Stanton J. Lovenworth has more than 25 years’ experience in corporate representation, including mergers and acquisitions and business organization.  He is the head of Dewey Ballantine’s Intellectual Property Transactions and Technology group and a leader in the firm’s Life Sciences and Health Care practice.  Mr. Lovenworth has extensive experience in transactional intellectual property matters, including technology licensing (particularly in the pharmaceutical, biotech and software sectors); patent, merchandise, trademark and copyright licensing; protection and enforcement of trademark rights; formation of  pharmaceutical, biotech, software development, telecommunications and other intellectual property-based or -centered joint ventures, collaborations and strategic alliances; and research, development, co-promotion and supply agreements in the pharmaceutical and biotech sectors. In addition, Mr. Lovenworth has broad experience in mergers and acquisitions, “spin-outs” and venture capital transactions involving intellectual property assets.
Thomas K. Dyas is an associate in Dewey Ballantine’s Intellectual Property Transactions and Technology group.  His practice encompasses transactional intellectual property matters.  Previously, Mr. Dyas worked in the information technology industry as a computer security analyst and software developer for such companies as IBM (News - Alert) and VA Linux Systems.
1 Of course, copyright law deals usually with the issue of multiple authors in certain contexts, such as employer/employee situations or specifically enumerated “work made for hire” situations, such as films, where the end result is a single owner of the product.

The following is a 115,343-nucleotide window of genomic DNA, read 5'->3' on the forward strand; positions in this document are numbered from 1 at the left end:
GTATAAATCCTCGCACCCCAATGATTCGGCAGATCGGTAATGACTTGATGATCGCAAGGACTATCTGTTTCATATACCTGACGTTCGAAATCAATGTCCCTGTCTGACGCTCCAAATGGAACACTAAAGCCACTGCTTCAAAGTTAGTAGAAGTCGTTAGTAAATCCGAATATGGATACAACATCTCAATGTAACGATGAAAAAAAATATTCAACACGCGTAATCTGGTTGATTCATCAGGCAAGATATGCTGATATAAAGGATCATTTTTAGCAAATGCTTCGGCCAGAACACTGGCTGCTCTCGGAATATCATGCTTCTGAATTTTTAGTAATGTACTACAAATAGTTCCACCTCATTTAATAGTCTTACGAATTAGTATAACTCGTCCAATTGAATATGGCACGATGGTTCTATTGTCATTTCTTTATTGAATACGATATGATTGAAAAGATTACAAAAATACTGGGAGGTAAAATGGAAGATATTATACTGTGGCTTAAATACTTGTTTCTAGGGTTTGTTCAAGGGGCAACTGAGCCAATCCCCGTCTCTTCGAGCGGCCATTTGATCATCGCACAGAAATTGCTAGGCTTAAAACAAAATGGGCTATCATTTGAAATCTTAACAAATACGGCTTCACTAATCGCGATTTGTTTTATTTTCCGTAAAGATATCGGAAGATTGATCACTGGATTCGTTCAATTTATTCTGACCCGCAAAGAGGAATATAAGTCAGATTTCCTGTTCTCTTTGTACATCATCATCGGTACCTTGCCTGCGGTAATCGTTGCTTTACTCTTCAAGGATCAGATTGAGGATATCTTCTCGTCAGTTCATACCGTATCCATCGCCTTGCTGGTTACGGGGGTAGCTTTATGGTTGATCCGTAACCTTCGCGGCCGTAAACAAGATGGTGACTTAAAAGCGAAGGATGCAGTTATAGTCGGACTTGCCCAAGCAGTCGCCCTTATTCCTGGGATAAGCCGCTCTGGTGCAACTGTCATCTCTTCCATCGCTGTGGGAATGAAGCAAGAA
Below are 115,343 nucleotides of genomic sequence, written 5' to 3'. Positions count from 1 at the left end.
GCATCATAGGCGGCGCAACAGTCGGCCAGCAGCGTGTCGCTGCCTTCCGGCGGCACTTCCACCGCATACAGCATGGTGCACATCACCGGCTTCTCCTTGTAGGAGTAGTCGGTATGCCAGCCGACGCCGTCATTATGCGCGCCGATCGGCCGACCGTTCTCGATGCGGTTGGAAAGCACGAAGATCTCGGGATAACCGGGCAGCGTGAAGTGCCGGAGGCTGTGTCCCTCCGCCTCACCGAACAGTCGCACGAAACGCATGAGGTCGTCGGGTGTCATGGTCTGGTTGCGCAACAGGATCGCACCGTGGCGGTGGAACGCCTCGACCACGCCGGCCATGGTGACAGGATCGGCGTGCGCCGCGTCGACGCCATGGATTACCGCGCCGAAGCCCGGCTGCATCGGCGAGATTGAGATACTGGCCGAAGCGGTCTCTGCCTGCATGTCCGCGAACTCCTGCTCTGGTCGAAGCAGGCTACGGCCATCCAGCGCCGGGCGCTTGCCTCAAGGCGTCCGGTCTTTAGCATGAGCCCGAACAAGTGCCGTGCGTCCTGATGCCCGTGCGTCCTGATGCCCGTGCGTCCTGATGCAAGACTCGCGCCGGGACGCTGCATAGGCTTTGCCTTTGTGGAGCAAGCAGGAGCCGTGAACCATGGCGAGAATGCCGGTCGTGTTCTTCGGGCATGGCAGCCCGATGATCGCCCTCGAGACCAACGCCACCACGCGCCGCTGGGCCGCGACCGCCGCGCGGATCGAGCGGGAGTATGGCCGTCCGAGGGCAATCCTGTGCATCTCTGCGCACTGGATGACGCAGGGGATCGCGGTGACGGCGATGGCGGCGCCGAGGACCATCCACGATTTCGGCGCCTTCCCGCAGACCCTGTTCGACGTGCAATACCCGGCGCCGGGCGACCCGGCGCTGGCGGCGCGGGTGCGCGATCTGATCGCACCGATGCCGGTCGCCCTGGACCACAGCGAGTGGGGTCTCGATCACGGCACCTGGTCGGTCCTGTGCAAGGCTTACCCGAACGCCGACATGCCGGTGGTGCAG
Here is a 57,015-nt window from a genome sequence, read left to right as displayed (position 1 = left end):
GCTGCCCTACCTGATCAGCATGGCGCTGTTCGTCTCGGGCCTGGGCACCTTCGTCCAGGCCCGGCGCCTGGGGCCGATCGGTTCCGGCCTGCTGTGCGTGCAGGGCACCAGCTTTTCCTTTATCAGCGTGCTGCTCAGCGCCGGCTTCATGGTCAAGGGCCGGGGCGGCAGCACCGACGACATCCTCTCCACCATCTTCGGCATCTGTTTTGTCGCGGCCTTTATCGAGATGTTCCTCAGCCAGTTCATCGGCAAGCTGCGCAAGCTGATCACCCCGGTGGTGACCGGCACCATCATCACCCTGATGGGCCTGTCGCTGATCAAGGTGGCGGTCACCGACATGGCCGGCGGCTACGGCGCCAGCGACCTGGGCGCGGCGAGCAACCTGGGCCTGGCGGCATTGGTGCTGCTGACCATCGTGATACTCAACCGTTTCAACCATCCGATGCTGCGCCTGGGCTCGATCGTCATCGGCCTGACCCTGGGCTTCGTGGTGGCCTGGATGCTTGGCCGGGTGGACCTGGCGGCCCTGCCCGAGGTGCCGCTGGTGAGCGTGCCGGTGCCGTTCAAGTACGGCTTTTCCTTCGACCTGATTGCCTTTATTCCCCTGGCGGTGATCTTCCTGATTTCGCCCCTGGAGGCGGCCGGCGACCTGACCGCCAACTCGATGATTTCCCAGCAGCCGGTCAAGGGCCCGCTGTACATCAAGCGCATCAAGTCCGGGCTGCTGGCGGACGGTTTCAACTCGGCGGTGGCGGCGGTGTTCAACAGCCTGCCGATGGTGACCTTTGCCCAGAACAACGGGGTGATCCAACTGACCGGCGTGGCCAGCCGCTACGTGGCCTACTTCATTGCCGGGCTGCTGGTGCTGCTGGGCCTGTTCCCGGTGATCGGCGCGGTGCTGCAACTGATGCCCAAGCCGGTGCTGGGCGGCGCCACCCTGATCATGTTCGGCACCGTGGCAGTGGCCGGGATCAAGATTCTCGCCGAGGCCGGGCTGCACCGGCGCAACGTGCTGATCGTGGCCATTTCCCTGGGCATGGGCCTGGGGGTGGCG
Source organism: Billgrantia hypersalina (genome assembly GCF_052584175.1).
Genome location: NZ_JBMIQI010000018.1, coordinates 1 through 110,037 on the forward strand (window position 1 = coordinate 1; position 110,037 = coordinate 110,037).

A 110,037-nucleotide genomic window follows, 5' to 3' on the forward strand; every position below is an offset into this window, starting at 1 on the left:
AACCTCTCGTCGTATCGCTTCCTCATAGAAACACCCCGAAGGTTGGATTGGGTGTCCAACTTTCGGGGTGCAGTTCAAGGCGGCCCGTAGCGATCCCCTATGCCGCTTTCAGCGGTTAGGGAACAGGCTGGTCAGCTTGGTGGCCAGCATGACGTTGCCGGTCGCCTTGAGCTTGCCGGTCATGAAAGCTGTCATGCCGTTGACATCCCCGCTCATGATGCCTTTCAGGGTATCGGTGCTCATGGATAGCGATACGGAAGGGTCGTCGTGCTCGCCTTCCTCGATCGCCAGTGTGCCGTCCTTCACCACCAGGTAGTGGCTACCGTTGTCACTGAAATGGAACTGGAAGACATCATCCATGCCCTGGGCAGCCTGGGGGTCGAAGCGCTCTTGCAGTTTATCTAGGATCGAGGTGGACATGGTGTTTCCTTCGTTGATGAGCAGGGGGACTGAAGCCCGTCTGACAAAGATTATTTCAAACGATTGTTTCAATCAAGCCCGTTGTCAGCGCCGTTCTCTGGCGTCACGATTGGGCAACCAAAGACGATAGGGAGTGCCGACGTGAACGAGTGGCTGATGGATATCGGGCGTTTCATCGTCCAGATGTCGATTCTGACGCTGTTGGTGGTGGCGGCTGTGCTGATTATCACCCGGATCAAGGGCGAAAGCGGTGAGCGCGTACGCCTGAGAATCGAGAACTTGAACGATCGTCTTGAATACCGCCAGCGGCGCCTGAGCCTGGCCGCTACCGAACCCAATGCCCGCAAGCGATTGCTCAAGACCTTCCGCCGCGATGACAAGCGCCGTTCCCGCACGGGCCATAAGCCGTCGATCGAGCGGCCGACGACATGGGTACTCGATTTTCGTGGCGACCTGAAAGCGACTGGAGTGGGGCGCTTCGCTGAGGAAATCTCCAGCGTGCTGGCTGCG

2 Many wikis, including Wikipedia, do impose limits on who can edit the wiki in certain instances to avoid vandalism and so-called “editing wars.”
3 While prior revisions can sometimes be accessed, this usually takes extra steps to accomplish and is usually done only for archival purposes.
4 Open source software is sometimes known as “free software”, a term that the FSF coined.
5 Under traditional copyright law, authors automatically obtain a copyright in any original work of authorship at the moment it is fixed in a tangible medium of expression.
6 499 U.S. 340, 348 (1991).
7 For example, in New York Times Co., Inc. v. Tasini, 533 U.S. 483 (2001),  the Supreme Court held that, absent an agreement to the contrary, the New York Times had no copyright in the individual articles it publishes, but rather only the entire collective work encompassing the entire newspaper as published.
8 Arguably, in the case of Wikipedia, the Wikimedia Foundation would be the proper party.
9 17 U.S.C. 101 (emphasis added).
10 Melville B. Nimmer & David Nimmer, Nimmer on Copyright § 6.03.